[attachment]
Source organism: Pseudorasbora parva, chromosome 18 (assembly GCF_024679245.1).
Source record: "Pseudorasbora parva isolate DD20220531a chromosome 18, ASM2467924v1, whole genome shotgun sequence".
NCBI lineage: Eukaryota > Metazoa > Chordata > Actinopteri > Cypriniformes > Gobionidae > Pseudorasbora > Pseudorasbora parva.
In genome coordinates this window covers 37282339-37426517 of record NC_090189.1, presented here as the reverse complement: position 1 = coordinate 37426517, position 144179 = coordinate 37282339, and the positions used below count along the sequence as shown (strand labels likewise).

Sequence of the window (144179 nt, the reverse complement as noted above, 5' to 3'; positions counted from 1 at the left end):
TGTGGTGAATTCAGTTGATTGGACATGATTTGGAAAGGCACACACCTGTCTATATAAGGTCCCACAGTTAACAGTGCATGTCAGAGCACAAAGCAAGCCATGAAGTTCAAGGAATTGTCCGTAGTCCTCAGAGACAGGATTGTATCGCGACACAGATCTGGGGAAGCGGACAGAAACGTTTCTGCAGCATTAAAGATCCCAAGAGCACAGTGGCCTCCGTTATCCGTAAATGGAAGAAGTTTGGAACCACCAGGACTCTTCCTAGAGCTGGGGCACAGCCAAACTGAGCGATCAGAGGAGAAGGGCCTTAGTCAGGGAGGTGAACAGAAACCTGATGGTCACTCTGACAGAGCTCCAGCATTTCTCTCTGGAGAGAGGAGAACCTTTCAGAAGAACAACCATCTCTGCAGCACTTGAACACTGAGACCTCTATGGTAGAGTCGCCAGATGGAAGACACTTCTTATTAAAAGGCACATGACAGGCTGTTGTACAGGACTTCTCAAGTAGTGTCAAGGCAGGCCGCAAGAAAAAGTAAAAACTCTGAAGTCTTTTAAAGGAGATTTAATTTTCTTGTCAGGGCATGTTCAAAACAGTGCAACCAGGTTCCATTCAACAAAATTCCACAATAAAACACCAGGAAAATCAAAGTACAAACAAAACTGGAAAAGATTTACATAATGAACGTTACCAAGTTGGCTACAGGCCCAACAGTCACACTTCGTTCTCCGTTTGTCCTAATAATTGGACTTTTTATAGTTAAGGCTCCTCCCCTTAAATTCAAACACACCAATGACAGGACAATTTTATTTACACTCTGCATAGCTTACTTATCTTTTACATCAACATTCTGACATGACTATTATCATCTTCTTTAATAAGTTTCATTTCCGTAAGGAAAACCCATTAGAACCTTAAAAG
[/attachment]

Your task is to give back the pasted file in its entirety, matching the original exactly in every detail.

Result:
Source organism: Pseudorasbora parva, chromosome 18 (assembly GCF_024679245.1).
Source record: "Pseudorasbora parva isolate DD20220531a chromosome 18, ASM2467924v1, whole genome shotgun sequence".
NCBI lineage: Eukaryota > Metazoa > Chordata > Actinopteri > Cypriniformes > Gobionidae > Pseudorasbora > Pseudorasbora parva.
In genome coordinates this window covers 37282339-37426517 of record NC_090189.1, presented here as the reverse complement: position 1 = coordinate 37426517, position 144179 = coordinate 37282339, and the positions used below count along the sequence as shown (strand labels likewise).

Sequence of the window (144179 nt, the reverse complement as noted above, 5' to 3'; positions counted from 1 at the left end):
TGTGGTGAATTCAGTTGATTGGACATGATTTGGAAAGGCACACACCTGTCTATATAAGGTCCCACAGTTAACAGTGCATGTCAGAGCACAAAGCAAGCCATGAAGTTCAAGGAATTGTCCGTAGTCCTCAGAGACAGGATTGTATCGCGACACAGATCTGGGGAAGCGGACAGAAACGTTTCTGCAGCATTAAAGATCCCAAGAGCACAGTGGCCTCCGTTATCCGTAAATGGAAGAAGTTTGGAACCACCAGGACTCTTCCTAGAGCTGGGGCACAGCCAAACTGAGCGATCAGAGGAGAAGGGCCTTAGTCAGGGAGGTGAACAGAAACCTGATGGTCACTCTGACAGAGCTCCAGCATTTCTCTCTGGAGAGAGGAGAACCTTTCAGAAGAACAACCATCTCTGCAGCACTTGAACACTGAGACCTCTATGGTAGAGTCGCCAGATGGAAGACACTTCTTATTAAAAGGCACATGACAGGCTGTTGTACAGGACTTCTCAAGTAGTGTCAAGGCAGGCCGCAAGAAAAAGTAAAAACTCTGAAGTCTTTTAAAGGAGATTTAATTTTCTTGTCAGGGCATGTTCAAAACAGTGCAACCAGGTTCCATTCAACAAAATTCCACAATAAAACACCAGGAAAATCAAAGTACAAACAAAACTGGAAAAGATTTACATAATGAACGTTACCAAGTTGGCTACAGGCCCAACAGTCACACTTCGTTCTCCGTTTGTCCTAATAATTGGACTTTTTATAGTTAAGGCTCCTCCCCTTAAATTCAAACACACCAATGACAGGACAATTTTATTTACACTCTGCATAGCTTACTTATCTTTTACATCAACATTCTGACATGACTATTATCATCTTCTTTAATAAGTTTCATTTCCGTAAGGAAAACCCATTAGAACCTTAAAAG